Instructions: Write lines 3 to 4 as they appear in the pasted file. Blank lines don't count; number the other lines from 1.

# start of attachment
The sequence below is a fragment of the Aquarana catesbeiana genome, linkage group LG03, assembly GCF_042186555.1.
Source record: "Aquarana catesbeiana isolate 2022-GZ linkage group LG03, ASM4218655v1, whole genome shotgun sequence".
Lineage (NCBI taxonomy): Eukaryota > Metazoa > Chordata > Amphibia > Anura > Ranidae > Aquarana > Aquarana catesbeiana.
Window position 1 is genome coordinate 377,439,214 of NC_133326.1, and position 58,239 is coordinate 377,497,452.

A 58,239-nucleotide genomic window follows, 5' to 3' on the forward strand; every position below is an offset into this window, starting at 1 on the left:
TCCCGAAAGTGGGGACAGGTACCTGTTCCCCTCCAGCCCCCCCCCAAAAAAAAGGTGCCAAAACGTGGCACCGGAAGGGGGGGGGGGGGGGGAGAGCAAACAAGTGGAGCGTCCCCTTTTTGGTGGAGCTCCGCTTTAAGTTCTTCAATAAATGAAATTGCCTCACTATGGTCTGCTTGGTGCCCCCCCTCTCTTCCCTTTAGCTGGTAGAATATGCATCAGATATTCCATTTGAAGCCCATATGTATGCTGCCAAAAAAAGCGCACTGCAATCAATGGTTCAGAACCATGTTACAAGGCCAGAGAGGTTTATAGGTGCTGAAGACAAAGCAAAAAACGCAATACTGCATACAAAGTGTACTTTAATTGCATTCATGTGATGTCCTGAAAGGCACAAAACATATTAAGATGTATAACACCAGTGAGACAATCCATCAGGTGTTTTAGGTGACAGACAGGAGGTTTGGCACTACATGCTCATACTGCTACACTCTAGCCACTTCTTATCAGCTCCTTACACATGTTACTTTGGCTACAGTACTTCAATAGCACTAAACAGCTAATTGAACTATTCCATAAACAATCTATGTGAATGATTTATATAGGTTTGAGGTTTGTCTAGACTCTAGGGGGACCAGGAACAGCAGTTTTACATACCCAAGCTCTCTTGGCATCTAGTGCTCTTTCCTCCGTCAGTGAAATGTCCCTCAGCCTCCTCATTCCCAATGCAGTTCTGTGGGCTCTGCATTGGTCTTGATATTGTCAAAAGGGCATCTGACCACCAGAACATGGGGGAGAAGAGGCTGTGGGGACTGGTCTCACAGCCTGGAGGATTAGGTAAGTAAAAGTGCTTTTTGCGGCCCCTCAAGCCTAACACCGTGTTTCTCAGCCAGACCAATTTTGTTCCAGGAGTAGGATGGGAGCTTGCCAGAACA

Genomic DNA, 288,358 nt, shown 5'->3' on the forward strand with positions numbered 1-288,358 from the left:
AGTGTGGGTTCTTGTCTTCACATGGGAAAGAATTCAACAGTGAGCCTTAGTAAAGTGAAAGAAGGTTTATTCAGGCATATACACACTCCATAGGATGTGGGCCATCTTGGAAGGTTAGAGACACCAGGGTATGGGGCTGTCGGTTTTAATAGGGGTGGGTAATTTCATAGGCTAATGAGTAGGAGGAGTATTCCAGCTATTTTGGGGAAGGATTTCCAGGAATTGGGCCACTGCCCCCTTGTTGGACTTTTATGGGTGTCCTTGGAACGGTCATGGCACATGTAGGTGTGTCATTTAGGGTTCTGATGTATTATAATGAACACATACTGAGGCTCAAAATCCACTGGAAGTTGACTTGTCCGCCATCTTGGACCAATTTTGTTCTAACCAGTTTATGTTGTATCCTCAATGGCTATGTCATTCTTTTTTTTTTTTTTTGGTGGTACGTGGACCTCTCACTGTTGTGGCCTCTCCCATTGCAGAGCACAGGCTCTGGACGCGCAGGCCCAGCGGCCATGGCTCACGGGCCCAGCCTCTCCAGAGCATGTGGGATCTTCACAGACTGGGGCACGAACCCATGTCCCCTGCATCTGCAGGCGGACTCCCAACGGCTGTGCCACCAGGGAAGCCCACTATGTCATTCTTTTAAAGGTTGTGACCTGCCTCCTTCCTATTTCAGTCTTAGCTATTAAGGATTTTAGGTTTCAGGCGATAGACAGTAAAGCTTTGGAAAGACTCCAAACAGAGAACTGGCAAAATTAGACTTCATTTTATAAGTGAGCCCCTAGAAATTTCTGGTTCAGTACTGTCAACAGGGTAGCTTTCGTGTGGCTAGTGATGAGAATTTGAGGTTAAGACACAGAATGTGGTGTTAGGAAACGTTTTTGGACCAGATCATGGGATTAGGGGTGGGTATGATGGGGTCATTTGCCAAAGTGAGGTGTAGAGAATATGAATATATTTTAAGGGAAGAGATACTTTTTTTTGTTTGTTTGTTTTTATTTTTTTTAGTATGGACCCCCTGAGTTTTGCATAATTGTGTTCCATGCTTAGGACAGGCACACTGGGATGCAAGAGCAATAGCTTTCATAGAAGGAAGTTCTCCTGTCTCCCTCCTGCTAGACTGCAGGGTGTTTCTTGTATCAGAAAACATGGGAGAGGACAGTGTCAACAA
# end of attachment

Lineage (NCBI taxonomy): Eukaryota > Metazoa > Chordata > Amphibia > Anura > Ranidae > Aquarana > Aquarana catesbeiana.
Window position 1 is genome coordinate 377,439,214 of NC_133326.1, and position 58,239 is coordinate 377,497,452.